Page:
Japan is also seeking to lower the proportion of votes required to set catch quotas to a simple majority of IWC membership, rather than three-quarters, Moronuki added.
Commercial whaling was banned internationally in 1986 under the IWC's moratorium. However, Japan launched its "scientific whaling" program in 1987 as a loophole to the moratorium. Japan intends to kill some 4,000 whales over the next decade.
Norway and Iceland are the only other countries that have authorized whaling despite the moratorium.
Japan's controversial hunts have continued despite international protests. Japanese politicians have insisted that the species they hunt, the minke whale, are not endangered and that eating the meat is part of its culture, even though most of its citizens no longer eat it.
This year, like in seasons past, Japanese whaling vessels returned with 333 Minke whales from Antarctic waters, of which 181 were females. Of those, 122 or 67 percent were pregnant. The whalers also took 61 immature males and 53 immature females.
Japan Kills More Than 120 Pregnant Whales https://t.co/PI5eMQHDAH @SeaShepherd @Oceanwire @savingoceans— EcoWatch (@EcoWatch)1527638705.0
Some of the hunting takes place in Australian whale sanctuaries. In a statement to Fairfax Media, Australia's Department of the Environment and Energy said it was aware of Japan's reported plan to resume whaling and will seek to block its bid.
"Australia will strongly oppose any proposals to overturn the moratorium [on commercial whaling] or change the rules for setting catch limits," the department said.
Other anti-whaling nations, including New Zealand and most countries in Europe and South and Central America, would similarly be opposed to Japan's purported plans, Fairfax Media reported.
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The bright patterns and recognizable designs of Waterlust's activewear aren't just for show. In fact, they're meant to promote the conversation around sustainability and give back to the ocean science and conservation community.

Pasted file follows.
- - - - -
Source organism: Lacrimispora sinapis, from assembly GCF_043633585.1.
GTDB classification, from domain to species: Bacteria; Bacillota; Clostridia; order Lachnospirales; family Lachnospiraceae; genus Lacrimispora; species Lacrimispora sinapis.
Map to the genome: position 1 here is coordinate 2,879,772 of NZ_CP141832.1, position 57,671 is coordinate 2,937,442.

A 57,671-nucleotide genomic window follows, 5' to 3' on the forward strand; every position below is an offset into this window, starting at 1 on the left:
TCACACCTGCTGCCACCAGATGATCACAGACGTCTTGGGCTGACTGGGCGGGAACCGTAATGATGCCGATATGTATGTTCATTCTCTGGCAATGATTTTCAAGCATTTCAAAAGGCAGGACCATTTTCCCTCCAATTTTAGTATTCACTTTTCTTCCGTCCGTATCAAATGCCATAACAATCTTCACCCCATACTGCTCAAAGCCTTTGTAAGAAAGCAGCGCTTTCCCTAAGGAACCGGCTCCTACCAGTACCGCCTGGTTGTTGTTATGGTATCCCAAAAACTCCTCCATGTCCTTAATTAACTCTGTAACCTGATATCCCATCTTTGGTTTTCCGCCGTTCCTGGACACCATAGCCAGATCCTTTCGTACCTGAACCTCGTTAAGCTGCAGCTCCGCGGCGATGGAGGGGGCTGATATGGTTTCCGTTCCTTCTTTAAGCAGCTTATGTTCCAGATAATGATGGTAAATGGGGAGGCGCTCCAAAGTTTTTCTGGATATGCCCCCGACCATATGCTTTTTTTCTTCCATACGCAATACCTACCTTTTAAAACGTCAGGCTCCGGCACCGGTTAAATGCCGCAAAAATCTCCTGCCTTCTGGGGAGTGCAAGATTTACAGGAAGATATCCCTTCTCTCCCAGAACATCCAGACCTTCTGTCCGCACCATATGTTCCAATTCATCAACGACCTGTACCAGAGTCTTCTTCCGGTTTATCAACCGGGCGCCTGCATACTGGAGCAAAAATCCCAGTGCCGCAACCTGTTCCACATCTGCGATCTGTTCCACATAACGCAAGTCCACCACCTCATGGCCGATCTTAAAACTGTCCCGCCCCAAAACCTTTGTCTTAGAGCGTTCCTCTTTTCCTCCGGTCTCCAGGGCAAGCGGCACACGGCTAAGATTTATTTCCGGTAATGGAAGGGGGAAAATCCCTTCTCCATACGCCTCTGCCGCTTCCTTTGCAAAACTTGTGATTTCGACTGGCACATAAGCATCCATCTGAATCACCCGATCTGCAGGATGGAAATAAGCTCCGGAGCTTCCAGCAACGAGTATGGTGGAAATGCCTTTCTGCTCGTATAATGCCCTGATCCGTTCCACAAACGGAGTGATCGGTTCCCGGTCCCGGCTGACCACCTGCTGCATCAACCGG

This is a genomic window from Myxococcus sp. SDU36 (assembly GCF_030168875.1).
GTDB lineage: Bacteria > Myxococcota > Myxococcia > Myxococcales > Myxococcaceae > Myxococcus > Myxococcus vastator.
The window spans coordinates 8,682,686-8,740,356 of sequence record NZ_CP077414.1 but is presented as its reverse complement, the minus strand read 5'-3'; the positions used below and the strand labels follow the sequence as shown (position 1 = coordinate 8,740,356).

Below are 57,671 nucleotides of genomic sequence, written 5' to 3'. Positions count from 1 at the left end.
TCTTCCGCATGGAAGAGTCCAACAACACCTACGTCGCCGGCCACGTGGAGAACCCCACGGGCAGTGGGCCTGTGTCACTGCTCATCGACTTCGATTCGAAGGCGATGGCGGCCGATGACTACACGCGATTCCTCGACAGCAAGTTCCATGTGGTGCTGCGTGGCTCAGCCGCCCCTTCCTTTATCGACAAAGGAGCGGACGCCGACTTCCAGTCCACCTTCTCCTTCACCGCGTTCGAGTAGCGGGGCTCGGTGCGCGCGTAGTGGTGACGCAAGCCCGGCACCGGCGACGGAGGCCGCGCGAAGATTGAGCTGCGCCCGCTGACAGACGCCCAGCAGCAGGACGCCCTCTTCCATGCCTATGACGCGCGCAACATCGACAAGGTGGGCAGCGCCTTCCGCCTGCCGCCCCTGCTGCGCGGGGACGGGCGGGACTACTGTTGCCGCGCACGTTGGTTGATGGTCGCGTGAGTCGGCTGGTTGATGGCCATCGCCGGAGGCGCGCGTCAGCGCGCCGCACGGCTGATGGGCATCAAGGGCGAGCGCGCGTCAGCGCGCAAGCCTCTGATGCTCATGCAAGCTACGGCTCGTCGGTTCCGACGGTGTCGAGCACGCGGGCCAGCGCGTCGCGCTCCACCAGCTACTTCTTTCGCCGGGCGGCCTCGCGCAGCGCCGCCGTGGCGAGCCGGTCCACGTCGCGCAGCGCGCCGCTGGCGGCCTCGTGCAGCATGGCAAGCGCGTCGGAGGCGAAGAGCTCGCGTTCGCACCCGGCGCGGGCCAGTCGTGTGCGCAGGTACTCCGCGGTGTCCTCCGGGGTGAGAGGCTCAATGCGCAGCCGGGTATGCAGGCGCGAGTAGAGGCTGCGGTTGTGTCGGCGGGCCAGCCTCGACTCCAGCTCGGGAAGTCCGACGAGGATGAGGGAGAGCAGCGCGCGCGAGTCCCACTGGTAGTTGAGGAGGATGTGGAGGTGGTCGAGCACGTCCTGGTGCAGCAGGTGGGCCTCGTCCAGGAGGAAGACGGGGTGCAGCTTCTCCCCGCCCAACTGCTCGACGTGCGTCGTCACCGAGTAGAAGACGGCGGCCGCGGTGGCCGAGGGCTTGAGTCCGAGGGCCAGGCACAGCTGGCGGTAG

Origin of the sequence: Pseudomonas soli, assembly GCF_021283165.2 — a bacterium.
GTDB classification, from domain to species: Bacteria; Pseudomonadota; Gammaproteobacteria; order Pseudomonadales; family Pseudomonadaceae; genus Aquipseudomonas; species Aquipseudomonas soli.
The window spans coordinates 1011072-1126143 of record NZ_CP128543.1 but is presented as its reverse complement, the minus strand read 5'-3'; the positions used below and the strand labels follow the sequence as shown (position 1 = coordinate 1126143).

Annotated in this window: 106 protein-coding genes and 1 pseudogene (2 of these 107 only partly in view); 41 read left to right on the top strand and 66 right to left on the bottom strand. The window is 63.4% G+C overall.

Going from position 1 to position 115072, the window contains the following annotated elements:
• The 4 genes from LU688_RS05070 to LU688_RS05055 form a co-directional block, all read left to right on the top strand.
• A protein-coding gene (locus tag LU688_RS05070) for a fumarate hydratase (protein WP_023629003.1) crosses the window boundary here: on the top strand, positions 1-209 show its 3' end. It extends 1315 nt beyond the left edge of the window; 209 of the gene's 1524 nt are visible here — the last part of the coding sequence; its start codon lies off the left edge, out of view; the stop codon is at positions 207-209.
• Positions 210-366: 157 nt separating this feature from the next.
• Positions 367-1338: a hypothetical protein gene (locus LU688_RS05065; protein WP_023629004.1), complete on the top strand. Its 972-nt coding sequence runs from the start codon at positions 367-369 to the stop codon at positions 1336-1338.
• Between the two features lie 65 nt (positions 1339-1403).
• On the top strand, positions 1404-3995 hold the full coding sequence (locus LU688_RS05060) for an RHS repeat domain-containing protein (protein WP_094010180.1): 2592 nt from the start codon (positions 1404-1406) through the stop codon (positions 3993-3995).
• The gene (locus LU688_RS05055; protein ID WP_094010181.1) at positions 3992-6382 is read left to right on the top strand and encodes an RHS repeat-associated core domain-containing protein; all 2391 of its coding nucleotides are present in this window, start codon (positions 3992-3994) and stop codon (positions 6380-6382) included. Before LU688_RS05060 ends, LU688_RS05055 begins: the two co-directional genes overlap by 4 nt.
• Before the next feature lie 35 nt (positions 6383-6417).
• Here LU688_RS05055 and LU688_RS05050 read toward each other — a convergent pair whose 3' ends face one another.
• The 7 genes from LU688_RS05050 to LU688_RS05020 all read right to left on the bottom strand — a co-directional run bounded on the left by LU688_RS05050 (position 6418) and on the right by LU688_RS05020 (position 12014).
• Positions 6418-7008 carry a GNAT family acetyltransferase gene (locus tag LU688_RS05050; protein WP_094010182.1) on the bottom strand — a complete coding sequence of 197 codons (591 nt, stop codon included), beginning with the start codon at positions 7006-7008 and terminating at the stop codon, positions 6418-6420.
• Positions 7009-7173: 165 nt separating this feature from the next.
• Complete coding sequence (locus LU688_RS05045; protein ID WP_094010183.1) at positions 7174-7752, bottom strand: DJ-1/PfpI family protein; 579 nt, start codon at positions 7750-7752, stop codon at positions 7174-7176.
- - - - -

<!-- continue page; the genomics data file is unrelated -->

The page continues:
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Advocate Apparel to Start Conversations About Conservation
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Waterlust's concept of "advocate apparel" encourages people to see getting dressed every day as an opportunity to not only express their individuality and style, but also to advance the conversation around marine science. By infusing science into clothing, people can visually represent species and ecosystems in need of advocacy — something that, more often than not, leads to a teaching moment.
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Rynne also saw the "in one ear, out the other" issue in the classroom — if students didn't repeatedly engage with the topics they learned, they'd quickly forget them.
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Support Marine Research and Sustainability in Style
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Melissa Smith is an avid writer, scuba diver, backpacker, and all-around outdoor enthusiast. She graduated from the University of Florida with degrees in journalism and sustainable studies. Before joining EcoWatch, Melissa worked as the managing editor of Scuba Diving magazine and the communications manager of The Ocean Agency, a non-profit that's featured in the Emmy award-winning documentary Chasing Coral.
The fate of the world’s great whale species commands global attention as a result of heated debate between pro and anti-whaling advocates, but the fate of smaller marine mammals is less understood, specifically because the deliberate and accidental harvesting of dolphins, porpoises, manatees and other warm-blooded aquatic denizens is rarely studied or monitored.
To shed more light on the issue, researchers from the Wildlife Conservation Society (WCS) and Okapi Wildlife Associates have conducted an exhaustive global study of human consumption of marine mammals using approximately 900 sources of information. The main finding—since 1990, people in at least 114 countries have consumed one or more of at least 87 marine mammal species. In addition to this global review, Wildlife Conservation Society scientists work in remote countries around the world to assess and actively address the threat to dolphin populations with localized, applied conservation efforts.
The new global study appears in the most recent edition of Biological Conservation. The authors include Dr. Martin D. Robards of the Wildlife Conservation Society, and Dr. Randall R. Reeves of Okapi Wildlife Associates.